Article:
The Argentinian President Mauricio Macri has declared, during the commemoration of the Falkland/Malvinas war the 2nd of April 2016, that “Those Islands in the south Atlantic [...] continue to be inexorably ours[...]. We will return” and added that this will be accomplished through “dialogue, truth and justice." This statement came shortly after his meeting with the United Kingdom Prime Minister David Cameron, during their visit to the United States, where he clarified that the Falkland/Malvinas will have to be part of any further dialogue between the two countries.


From Spain to the UN Resolution

Argentina had acquired the Islands, located 1.500 kilometres from its shores, in 1820 as part of its independence from Spain. In 1833, the British army took control over them, and since then, Argentina has always claimed that the Falkland/Malvinas had to return under their control. To regain this sovereignty, General Leopoldo Gualtieri sent the Argentinian army to invade the Islands on the 2nd of April, 1982, starting a war which would last 74 days and would end with an humiliating defeat for Buenos Aires, 907 casualties (649 Argentinian soldiers, 255 British, and 3 civilians) and the fall of the 6 years military regime which had ruled the country since 1976.

The war broke after almost 17 years of fruitless dialogue between the two countries, as required by the United Nations resolution 2065 and the compliance with such resolution is what every Argentinian President has demanded from the UK since the end of the armed conflict.

After the referendum: will there be a bilateral dialogue?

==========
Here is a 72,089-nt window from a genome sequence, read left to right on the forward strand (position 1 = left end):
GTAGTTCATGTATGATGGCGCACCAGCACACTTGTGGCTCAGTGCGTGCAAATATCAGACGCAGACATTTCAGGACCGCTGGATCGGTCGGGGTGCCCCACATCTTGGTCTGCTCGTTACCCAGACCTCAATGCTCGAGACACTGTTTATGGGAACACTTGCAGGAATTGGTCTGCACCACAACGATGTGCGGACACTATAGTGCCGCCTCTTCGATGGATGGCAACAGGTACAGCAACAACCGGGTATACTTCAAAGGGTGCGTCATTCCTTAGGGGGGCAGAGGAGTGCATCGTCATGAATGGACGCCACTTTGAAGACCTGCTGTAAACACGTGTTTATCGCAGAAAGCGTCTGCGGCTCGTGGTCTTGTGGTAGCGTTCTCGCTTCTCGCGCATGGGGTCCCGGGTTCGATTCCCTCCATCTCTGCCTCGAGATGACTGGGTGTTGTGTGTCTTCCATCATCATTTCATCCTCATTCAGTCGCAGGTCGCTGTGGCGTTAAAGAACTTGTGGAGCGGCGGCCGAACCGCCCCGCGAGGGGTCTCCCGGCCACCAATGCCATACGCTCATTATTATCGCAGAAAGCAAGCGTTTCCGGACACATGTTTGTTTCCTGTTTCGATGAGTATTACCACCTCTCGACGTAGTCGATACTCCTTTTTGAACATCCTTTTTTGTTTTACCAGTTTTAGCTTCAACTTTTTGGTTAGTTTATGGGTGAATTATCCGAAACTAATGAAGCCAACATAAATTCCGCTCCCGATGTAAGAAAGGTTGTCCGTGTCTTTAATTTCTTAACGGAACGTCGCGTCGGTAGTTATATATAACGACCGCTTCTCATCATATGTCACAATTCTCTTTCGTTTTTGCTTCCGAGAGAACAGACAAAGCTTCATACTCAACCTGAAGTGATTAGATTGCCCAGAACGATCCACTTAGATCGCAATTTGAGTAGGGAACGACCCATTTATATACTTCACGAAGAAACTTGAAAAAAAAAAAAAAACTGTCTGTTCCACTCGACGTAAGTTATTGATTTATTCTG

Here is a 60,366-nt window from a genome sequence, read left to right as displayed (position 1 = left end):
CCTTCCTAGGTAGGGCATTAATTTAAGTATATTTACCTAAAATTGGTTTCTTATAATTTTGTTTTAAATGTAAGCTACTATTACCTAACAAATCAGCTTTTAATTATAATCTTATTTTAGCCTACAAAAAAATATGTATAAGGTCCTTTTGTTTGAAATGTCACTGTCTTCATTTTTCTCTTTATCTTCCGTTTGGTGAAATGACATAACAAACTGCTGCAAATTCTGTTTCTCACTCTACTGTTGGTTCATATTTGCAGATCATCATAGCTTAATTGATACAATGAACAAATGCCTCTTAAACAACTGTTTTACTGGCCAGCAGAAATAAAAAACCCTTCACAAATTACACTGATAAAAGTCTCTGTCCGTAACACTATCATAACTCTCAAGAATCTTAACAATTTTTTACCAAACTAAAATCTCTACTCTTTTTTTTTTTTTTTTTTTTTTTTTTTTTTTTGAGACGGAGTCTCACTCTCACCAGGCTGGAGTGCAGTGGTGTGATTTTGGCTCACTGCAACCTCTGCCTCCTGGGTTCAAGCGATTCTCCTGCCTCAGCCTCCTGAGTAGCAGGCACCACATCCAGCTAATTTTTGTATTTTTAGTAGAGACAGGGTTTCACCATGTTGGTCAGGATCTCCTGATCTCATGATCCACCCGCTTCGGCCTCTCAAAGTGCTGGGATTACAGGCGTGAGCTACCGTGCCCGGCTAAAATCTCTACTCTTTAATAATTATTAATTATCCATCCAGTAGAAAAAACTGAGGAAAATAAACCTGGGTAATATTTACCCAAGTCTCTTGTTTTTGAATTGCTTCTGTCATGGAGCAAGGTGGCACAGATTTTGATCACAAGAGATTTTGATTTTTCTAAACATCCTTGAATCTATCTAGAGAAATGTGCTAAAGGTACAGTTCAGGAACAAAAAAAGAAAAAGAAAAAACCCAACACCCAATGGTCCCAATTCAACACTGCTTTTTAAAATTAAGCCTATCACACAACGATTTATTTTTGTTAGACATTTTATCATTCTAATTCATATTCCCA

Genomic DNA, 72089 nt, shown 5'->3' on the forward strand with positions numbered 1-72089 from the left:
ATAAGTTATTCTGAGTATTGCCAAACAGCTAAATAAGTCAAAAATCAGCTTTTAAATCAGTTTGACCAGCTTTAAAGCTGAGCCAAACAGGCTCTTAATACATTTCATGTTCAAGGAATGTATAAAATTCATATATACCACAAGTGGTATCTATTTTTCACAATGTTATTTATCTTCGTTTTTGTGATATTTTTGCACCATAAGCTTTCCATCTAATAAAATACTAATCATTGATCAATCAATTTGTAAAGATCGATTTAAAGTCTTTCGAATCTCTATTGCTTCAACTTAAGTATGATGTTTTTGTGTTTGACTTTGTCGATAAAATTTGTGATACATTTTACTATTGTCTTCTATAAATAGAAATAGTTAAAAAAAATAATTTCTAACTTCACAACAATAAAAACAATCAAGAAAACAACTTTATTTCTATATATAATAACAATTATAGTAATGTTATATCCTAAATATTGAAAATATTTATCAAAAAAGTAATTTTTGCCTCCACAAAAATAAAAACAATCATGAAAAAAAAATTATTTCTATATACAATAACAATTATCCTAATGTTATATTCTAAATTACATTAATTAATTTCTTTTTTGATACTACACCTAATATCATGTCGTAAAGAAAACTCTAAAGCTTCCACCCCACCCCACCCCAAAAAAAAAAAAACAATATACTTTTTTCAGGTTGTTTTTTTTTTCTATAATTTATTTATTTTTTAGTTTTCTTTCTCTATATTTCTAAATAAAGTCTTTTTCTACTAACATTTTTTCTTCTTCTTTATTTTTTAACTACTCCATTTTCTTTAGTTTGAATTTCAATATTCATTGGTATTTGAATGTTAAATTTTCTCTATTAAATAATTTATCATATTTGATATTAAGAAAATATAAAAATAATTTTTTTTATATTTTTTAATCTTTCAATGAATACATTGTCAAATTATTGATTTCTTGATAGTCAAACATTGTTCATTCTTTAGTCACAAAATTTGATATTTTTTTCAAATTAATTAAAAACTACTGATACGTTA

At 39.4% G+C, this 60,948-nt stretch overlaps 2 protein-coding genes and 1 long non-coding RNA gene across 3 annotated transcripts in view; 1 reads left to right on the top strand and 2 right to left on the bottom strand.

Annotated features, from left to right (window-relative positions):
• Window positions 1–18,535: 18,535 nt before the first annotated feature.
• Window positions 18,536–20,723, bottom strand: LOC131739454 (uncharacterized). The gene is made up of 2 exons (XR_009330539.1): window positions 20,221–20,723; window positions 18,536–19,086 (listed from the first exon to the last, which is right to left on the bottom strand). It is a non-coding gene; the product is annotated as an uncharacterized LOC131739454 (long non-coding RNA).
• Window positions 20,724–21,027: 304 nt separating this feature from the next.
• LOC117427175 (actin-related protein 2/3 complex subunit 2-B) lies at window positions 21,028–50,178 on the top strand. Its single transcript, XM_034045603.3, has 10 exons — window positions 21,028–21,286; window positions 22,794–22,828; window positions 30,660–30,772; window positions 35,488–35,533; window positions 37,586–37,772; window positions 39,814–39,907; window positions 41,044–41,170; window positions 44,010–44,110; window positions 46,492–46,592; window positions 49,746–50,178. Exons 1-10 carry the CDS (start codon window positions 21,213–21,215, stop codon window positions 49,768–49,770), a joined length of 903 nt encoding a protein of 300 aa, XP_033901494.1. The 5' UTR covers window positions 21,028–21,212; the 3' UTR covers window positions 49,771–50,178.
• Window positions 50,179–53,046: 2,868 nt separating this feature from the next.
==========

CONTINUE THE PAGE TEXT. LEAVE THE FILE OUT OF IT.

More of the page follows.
So far, the British government has always denied any further discussion on the islands, and called instead for a referendum for the Falklanders in 2013: only 3 votes out of 1517 were cast against changing the current status of overseas territory of the United Kingdom.


Despite the results, the Argentinian President at the time, Cristina Kirchner, rejected the outcome, claiming that no solution will be considered valid unless in compliance with the UN resolution.

Macri’s words on dialogue seem to indicate his intention of continuing with the request of a bilateral negotiation, but his position on the islands is still ambivalent. First of all, years ago when interviewed about the topic, he affirmed that incorporating the Falkland/Malvinas into the Argentinian territory would represent a great cost for the country and he was not fully inclined toward this idea.

This happened in 1997 when he was not involved in politics, and some argue that his position might have changed. However, he has been the first President who did not mention the dispute in his first speech in his new capacity. Today, he could have an important leverage to reopen the discussion with Cameron: the UN has recently ruled in favor of Argentina on its request to extend the territorial waters, resulting in the Falkland/Malvinas being in Argentinian waters.

Macri's foreign policy

However, the main question about Macri’s position resides in his political view.


Since in charge, the foreign policy of Argentina has taken a markedly different direction compared with the previous 12 years. Macri has vehemently emphasized the need for a closer cooperation with the European Union, and started to rebuild the relationships with the United States. In parallel, he took some distance from the Mercosur, when he demanded Venezuela to be sanctioned; his foreign relations seem to be more and more oriented outside Latin America, and primarily dictated by economic reasons.

Macri is a businessman and campaigned mostly on boosting the economy, with measures much closer to the USA think tank’s ideas than those of his predecessors. This is where the conflict over the Falkland/Malvinas might put him in a position to choose whether to spoil his relations with London or to park the issue in the name of improved economic links. And many of his opponents are ready to bet he would choose the latter.